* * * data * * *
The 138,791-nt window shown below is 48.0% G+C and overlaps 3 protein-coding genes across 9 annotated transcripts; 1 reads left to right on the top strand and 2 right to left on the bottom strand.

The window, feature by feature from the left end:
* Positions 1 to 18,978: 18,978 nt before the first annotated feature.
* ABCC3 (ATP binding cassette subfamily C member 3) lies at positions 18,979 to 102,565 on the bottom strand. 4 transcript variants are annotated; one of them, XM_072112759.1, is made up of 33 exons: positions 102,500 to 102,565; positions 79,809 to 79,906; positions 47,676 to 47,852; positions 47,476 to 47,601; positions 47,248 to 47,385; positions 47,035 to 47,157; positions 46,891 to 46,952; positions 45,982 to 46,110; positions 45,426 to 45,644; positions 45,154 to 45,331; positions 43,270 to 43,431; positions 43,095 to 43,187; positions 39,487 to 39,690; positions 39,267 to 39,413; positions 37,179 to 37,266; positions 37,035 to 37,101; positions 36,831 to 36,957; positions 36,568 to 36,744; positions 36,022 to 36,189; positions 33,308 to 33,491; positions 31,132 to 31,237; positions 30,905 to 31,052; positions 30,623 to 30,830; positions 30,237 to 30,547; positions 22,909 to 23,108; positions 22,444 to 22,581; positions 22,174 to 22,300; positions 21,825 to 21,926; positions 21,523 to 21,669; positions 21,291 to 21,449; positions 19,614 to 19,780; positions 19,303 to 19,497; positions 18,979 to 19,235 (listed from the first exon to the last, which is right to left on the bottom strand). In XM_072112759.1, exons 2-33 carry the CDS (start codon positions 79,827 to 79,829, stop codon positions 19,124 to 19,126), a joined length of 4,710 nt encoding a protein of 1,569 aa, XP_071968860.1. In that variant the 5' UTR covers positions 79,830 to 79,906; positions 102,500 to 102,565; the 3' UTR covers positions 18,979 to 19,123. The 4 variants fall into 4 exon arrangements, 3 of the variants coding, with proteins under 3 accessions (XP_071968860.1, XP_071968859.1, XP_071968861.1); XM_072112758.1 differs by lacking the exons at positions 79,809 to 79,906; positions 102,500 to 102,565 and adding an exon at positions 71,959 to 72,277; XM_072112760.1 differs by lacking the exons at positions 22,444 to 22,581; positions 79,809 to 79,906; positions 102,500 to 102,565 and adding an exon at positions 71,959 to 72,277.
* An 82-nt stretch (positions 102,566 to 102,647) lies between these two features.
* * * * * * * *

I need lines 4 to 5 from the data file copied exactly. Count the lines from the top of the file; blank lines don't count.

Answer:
* ABCC3 (ATP binding cassette subfamily C member 3) lies at positions 18,979 to 102,565 on the bottom strand. 4 transcript variants are annotated; one of them, XM_072112759.1, is made up of 33 exons: positions 102,500 to 102,565; positions 79,809 to 79,906; positions 47,676 to 47,852; positions 47,476 to 47,601; positions 47,248 to 47,385; positions 47,035 to 47,157; positions 46,891 to 46,952; positions 45,982 to 46,110; positions 45,426 to 45,644; positions 45,154 to 45,331; positions 43,270 to 43,431; positions 43,095 to 43,187; positions 39,487 to 39,690; positions 39,267 to 39,413; positions 37,179 to 37,266; positions 37,035 to 37,101; positions 36,831 to 36,957; positions 36,568 to 36,744; positions 36,022 to 36,189; positions 33,308 to 33,491; positions 31,132 to 31,237; positions 30,905 to 31,052; positions 30,623 to 30,830; positions 30,237 to 30,547; positions 22,909 to 23,108; positions 22,444 to 22,581; positions 22,174 to 22,300; positions 21,825 to 21,926; positions 21,523 to 21,669; positions 21,291 to 21,449; positions 19,614 to 19,780; positions 19,303 to 19,497; positions 18,979 to 19,235 (listed from the first exon to the last, which is right to left on the bottom strand). In XM_072112759.1, exons 2-33 carry the CDS (start codon positions 79,827 to 79,829, stop codon positions 19,124 to 19,126), a joined length of 4,710 nt encoding a protein of 1,569 aa, XP_071968860.1. In that variant the 5' UTR covers positions 79,830 to 79,906; positions 102,500 to 102,565; the 3' UTR covers positions 18,979 to 19,123. The 4 variants fall into 4 exon arrangements, 3 of the variants coding, with proteins under 3 accessions (XP_071968860.1, XP_071968859.1, XP_071968861.1); XM_072112758.1 differs by lacking the exons at positions 79,809 to 79,906; positions 102,500 to 102,565 and adding an exon at positions 71,959 to 72,277; XM_072112760.1 differs by lacking the exons at positions 22,444 to 22,581; positions 79,809 to 79,906; positions 102,500 to 102,565 and adding an exon at positions 71,959 to 72,277.
* An 82-nt stretch (positions 102,566 to 102,647) lies between these two features.